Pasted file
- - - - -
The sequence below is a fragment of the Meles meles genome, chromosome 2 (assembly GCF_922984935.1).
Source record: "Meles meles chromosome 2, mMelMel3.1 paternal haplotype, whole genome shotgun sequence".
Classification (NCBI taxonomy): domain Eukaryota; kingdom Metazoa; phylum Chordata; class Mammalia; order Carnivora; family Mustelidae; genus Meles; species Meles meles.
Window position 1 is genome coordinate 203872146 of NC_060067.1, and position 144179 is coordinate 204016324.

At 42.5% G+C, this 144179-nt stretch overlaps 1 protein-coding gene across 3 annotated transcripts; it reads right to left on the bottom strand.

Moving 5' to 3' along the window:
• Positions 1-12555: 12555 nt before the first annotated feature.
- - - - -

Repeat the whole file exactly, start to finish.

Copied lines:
The sequence below is a fragment of the Meles meles genome, chromosome 2 (assembly GCF_922984935.1).
Source record: "Meles meles chromosome 2, mMelMel3.1 paternal haplotype, whole genome shotgun sequence".
Classification (NCBI taxonomy): domain Eukaryota; kingdom Metazoa; phylum Chordata; class Mammalia; order Carnivora; family Mustelidae; genus Meles; species Meles meles.
Window position 1 is genome coordinate 203872146 of NC_060067.1, and position 144179 is coordinate 204016324.

At 42.5% G+C, this 144179-nt stretch overlaps 1 protein-coding gene across 3 annotated transcripts; it reads right to left on the bottom strand.

Moving 5' to 3' along the window:
• Positions 1-12555: 12555 nt before the first annotated feature.